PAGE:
Rajkummar Rao plays Shahid, whose own past mirrors the lives of the men he defends in court. As a teen, Shahid witnesses the gruesome murders of his neighbors in a religious riot in his Muslim neighborhood. Feeling powerless, he joins a militant Islamist training camp, only to flee after a few months.

Upon his return home, Shahid is arrested when his name is found in a terrorist’s diary. Torture and coercion at the hands of the police result in Shahid’s imprisonment for seven years.

In jail, Shahid finds his calling. Two fellow prisoners — a kindly professor and a reformed militant — recognize Shahid’s intelligence and steer him away from the terror recruiters in the jail. Professor Saxena (Yusuf Hussain) tutors Shahid and War Saab (Kay Kay Menon, who is delightful in every scene) finances Shahid’s studies.

On the outside, Shahid finishes his law degree and discovers how easy it is to manipulate the legal system. Shahid’s first case of note involves a computer repair man named Zaheer who lends his laptop to a friend. Unbeknownst to Zaheer, the friend uses the laptop to plan a terror attack, and Zaheer is implicated in the crime.

Despite having no direct evidence tying Zaheer to the crime, the prosecutor, More (Vipin Sharma), drags the trial on for years. Shahid’s persistence results in Zaheer’s eventual release and earns Shahid a reputation as a defender of unjustly persecuted Muslims. Shahid himself is violently targeted while defending a man wrongly accused of participating in the Mumbai terror attacks of November 26, 2008.

What stands out in the two trials depicted in the film — the real Shahid earned seventeen acquittals in his brief career — is how weak the state’s cases are. More’s stalling tactics are outrageous. In the second case, the prosecutor’s arguments are easily disproved.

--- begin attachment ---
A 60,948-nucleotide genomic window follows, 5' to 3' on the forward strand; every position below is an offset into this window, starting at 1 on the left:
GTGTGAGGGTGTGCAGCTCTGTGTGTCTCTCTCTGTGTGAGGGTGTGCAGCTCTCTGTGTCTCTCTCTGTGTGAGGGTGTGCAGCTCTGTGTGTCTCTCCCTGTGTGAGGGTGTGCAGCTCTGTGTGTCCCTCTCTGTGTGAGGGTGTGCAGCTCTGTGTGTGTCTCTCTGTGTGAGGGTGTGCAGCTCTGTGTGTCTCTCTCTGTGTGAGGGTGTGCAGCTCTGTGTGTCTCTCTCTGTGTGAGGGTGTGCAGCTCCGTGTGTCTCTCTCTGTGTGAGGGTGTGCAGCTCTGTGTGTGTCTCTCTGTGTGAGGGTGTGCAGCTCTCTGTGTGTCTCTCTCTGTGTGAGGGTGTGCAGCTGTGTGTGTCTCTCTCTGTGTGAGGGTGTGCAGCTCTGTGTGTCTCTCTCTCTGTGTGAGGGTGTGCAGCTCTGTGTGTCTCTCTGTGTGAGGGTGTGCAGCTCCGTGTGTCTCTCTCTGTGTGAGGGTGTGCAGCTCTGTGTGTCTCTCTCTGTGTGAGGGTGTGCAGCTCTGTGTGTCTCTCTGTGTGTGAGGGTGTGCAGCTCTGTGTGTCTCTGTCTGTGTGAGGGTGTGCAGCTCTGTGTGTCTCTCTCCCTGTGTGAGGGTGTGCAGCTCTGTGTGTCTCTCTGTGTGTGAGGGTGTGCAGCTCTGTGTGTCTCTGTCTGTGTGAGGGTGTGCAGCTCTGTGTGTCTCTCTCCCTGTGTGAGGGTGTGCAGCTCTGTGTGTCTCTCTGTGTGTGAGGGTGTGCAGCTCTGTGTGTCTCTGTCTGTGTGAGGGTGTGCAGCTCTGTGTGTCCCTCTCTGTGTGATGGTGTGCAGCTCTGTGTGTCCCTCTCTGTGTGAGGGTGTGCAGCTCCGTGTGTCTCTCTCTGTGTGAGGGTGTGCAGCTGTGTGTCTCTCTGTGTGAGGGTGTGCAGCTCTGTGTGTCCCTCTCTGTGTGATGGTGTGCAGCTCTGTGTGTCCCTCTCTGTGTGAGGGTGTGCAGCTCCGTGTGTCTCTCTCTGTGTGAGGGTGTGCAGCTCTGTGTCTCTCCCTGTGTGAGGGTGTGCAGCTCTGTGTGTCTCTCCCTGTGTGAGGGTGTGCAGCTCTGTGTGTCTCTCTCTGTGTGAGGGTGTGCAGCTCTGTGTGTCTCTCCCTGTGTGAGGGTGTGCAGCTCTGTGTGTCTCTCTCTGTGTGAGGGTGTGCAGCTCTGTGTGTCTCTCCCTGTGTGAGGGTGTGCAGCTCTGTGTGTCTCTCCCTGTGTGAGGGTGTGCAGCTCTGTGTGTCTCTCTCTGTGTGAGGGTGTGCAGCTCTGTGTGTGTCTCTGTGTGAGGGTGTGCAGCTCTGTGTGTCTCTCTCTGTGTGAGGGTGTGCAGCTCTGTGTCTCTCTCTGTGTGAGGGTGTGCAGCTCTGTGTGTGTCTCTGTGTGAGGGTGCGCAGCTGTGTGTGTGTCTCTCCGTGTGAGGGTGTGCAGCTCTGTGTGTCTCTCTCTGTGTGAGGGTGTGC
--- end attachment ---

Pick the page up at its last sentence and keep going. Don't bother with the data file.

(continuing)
Why would a government spend so much time and money to convict innocent men when those resources could’ve been spent trying to catch the real perpetrators? The prosecutor in the second case, Tambe (Shalini Vaste), reveals the answer when she says that even citizens who weren’t personally endangered during the attacks now feel scared in their own homes. The government needs to convict someone — anyone — so that the people will feel safe again.

As flawed as the justice system is, its agents aren’t depicted as monsters. Prosecutor More has one of the sweetest moments in the film. Following an intense argument with Shahid, More spies a sandwich in Shahid’s briefcase and tries to goad the young lawyer into splitting it with him, dissolving Shahid into giggles.

Shahid himself is far from perfect. He’s a lousy husband to his wife, Mariam (Prabhleen Sandhu), a former client. He refuses to address the persistent threats made against him, keeping his family in the dark even though their lives are in danger, too.

The character closest to perfect is Shahid’s devoted brother, Arif (Mohammed Zeeshan Ayyub, who’s great in the film). Arif covers for Shahid when he joins the militants and encourages him to study law, even if it means Arif must support the family financially by himself. When Arif finally blows up at Shahid, it seems deserved.

Director Hansal Mehta uses the camera to emphasize how the justice system can diminish an individual. During Shahid’s initial interrogation, he huddles on the floor naked, the camera positioned at the ceiling to make him appear tiny compared to the police officer towering above him. In his first difficult days in prison, Shahid tells Arif to stop coming to visit him. Arif is fully in focus while Shahid stands behind a screen, the camera partially fulfilling Shahid’s wish to fade into obscurity.

Rao navigates skillfully through all the ups and downs in Shahid’s life. Rao’s infectious smile comes to Shahid’s face easily and often during the character’s first trial and initial courtship of Maryam. As the story progresses and the cycle of unjust imprisonment of innocent men persists, Shahid’s smile all but disappears.

Links